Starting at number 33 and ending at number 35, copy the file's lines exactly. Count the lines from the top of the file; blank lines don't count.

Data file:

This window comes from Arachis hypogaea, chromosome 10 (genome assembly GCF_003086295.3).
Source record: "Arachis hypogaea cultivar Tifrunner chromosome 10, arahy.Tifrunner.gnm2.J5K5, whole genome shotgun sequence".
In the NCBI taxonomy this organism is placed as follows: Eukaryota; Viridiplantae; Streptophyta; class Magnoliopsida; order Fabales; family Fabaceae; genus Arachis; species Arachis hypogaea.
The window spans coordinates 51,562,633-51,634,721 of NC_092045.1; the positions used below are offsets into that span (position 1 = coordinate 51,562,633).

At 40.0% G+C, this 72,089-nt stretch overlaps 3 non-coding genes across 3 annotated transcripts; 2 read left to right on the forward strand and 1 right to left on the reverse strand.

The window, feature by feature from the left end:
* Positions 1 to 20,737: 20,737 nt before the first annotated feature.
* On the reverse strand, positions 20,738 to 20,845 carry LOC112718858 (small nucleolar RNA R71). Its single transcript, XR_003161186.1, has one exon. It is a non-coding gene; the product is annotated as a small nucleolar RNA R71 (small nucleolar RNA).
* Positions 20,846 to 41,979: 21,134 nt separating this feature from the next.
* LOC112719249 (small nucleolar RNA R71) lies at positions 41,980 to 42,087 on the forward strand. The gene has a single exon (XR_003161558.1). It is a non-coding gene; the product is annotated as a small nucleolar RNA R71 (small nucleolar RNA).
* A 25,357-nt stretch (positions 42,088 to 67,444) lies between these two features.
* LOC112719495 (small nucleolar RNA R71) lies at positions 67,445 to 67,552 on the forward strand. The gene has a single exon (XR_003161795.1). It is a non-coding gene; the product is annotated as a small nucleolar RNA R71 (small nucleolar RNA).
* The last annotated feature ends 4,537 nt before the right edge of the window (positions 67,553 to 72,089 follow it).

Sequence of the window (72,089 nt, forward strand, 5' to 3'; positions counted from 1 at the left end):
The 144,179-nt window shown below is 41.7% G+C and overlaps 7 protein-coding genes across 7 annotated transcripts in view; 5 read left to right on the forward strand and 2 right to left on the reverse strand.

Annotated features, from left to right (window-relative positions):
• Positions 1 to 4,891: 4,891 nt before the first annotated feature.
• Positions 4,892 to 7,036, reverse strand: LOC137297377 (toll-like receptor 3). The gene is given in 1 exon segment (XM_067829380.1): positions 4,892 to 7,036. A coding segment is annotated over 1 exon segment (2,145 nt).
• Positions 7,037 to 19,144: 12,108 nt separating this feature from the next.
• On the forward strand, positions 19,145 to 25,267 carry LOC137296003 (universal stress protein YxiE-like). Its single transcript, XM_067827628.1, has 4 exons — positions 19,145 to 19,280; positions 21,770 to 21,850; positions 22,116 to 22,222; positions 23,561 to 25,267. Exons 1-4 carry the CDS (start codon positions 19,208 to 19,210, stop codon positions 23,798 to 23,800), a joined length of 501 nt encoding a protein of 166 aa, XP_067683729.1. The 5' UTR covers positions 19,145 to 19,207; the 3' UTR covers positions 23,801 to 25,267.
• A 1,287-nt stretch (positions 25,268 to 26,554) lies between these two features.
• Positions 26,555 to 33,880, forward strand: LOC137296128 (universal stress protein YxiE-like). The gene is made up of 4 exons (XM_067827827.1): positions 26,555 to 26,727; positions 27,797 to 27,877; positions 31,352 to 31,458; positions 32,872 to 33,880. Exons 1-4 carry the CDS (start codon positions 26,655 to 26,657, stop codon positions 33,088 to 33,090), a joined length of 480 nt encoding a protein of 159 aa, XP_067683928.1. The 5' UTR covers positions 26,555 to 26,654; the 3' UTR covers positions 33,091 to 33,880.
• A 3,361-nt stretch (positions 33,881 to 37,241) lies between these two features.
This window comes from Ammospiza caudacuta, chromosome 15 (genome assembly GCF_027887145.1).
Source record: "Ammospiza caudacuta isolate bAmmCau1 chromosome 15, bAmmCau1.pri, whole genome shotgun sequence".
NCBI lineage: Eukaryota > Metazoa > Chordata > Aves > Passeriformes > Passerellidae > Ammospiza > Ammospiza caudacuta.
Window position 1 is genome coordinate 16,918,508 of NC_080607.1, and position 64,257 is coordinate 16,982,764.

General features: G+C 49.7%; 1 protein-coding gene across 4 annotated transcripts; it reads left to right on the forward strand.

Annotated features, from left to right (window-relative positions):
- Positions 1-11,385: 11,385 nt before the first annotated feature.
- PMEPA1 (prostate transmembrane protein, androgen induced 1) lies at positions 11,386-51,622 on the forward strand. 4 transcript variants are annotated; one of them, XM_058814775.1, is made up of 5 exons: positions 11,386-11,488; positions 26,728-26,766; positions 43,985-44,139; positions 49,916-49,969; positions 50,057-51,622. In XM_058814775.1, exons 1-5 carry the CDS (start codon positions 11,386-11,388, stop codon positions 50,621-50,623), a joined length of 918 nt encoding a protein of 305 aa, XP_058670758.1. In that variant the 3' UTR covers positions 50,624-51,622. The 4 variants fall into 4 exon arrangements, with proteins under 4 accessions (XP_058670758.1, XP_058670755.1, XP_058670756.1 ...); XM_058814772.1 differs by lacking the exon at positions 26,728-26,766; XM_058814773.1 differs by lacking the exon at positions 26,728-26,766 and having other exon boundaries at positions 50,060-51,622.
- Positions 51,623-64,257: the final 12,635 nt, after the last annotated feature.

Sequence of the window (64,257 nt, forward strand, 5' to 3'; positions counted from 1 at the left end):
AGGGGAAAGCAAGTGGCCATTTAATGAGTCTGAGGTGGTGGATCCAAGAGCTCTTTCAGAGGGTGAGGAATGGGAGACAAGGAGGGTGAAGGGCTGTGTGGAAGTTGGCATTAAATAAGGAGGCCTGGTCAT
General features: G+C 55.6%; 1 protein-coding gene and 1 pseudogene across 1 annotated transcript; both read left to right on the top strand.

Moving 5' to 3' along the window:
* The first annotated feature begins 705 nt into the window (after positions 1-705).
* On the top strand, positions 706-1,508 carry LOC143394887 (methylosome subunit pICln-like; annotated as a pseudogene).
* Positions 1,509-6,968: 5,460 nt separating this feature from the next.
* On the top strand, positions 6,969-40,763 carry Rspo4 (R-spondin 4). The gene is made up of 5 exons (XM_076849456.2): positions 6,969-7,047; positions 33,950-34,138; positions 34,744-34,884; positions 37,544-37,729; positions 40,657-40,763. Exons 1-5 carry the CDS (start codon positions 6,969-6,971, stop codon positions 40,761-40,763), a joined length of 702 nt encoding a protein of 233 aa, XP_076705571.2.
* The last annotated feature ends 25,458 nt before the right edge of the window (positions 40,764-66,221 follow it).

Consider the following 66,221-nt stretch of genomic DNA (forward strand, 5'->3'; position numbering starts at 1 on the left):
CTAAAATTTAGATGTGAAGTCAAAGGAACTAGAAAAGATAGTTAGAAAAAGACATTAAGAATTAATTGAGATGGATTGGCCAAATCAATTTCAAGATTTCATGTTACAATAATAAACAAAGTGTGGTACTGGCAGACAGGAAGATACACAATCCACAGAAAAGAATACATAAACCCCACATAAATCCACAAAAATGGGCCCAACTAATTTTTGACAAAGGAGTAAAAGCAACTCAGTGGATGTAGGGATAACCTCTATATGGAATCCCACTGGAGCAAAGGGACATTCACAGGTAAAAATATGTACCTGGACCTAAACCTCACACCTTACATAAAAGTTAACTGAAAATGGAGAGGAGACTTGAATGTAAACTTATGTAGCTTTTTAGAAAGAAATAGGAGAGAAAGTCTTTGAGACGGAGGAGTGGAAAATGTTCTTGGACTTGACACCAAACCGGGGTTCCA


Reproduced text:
Sequence of the window (64,257 nt, forward strand, 5' to 3'; positions counted from 1 at the left end):
AGGGGAAAGCAAGTGGCCATTTAATGAGTCTGAGGTGGTGGATCCAAGAGCTCTTTCAGAGGGTGAGGAATGGGAGACAAGGAGGGTGAAGGGCTGTGTGGAAGTTGGCATTAAATAAGGAGGCCTGGTCAT
General features: G+C 55.6%; 1 protein-coding gene and 1 pseudogene across 1 annotated transcript; both read left to right on the top strand.